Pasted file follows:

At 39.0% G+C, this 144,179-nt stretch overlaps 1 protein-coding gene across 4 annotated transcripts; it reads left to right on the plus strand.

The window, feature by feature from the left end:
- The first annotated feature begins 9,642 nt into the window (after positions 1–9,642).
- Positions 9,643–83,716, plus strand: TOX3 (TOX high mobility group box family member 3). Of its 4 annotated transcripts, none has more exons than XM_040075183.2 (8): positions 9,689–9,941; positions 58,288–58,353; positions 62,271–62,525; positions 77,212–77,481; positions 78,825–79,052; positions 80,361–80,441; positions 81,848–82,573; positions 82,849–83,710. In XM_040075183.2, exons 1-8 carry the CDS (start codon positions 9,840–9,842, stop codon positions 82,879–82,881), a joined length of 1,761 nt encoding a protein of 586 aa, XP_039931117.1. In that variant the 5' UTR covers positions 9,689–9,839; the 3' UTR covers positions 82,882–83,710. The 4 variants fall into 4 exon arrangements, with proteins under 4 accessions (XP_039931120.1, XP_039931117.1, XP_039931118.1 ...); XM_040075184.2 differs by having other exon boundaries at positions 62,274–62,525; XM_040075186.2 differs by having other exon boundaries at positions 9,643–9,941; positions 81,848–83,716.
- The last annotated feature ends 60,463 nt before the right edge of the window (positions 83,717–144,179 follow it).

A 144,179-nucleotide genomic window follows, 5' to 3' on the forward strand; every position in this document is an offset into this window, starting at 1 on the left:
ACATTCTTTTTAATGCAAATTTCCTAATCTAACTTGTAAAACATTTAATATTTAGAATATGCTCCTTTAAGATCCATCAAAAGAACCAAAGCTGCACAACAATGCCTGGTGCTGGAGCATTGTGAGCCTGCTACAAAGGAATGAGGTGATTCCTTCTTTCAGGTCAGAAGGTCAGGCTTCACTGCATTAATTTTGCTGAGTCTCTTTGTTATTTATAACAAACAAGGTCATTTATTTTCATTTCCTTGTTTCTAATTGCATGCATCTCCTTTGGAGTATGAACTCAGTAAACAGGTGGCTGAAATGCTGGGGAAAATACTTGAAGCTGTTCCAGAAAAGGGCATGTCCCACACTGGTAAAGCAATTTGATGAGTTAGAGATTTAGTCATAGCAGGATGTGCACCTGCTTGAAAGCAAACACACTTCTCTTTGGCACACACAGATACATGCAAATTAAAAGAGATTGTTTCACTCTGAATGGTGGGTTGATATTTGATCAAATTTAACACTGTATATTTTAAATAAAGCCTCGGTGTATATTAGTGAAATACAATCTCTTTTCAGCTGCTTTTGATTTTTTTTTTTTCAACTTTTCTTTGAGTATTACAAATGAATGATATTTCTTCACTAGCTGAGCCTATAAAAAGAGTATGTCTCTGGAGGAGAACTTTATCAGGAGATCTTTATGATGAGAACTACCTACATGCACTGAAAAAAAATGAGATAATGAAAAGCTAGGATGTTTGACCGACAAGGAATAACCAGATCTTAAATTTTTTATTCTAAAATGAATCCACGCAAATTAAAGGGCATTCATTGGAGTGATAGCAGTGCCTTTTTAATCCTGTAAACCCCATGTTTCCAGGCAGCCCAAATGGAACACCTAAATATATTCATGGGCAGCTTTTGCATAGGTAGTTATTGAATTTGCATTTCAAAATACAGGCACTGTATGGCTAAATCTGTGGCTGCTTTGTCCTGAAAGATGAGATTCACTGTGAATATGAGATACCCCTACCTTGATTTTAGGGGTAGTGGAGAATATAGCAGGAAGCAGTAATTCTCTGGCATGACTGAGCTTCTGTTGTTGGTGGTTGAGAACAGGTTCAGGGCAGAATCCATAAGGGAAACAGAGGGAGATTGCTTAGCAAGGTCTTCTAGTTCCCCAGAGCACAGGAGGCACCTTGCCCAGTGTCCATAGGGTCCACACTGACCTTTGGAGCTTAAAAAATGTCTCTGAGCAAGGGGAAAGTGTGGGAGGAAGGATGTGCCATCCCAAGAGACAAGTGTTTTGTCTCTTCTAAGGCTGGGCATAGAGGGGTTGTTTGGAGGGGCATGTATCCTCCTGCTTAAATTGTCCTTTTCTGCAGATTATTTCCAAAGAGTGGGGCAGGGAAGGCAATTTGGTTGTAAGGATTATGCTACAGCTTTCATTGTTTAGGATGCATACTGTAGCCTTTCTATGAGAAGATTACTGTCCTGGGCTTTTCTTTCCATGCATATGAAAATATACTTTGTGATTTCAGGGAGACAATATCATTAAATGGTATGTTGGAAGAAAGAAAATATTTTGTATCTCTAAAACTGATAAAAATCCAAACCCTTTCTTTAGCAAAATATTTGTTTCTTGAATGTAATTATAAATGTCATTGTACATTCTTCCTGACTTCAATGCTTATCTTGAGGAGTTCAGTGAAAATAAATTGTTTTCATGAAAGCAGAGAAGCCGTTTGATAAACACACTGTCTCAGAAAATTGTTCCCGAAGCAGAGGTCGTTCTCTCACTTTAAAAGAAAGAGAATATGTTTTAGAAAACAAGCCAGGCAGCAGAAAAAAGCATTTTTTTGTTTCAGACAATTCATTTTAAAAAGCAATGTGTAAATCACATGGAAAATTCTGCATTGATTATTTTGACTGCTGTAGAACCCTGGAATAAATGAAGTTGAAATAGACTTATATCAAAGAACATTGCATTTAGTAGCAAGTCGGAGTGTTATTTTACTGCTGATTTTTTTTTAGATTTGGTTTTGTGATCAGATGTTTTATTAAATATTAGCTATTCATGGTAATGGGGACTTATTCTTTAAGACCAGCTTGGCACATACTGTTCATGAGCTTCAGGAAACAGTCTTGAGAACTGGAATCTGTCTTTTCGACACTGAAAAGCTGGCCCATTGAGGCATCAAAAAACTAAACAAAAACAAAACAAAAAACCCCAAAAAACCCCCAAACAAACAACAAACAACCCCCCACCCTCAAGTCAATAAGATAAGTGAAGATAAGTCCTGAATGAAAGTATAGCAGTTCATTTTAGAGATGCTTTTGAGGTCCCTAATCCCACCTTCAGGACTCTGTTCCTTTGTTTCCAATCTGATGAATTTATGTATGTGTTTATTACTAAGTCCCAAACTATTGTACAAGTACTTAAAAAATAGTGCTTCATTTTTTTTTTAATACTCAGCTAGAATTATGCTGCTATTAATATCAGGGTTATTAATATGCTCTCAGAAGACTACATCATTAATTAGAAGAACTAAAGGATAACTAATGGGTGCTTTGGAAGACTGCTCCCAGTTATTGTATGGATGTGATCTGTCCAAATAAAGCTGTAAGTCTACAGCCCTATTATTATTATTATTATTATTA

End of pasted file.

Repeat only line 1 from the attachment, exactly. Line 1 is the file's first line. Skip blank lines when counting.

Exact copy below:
At 39.0% G+C, this 144,179-nt stretch overlaps 1 protein-coding gene across 4 annotated transcripts; it reads left to right on the plus strand.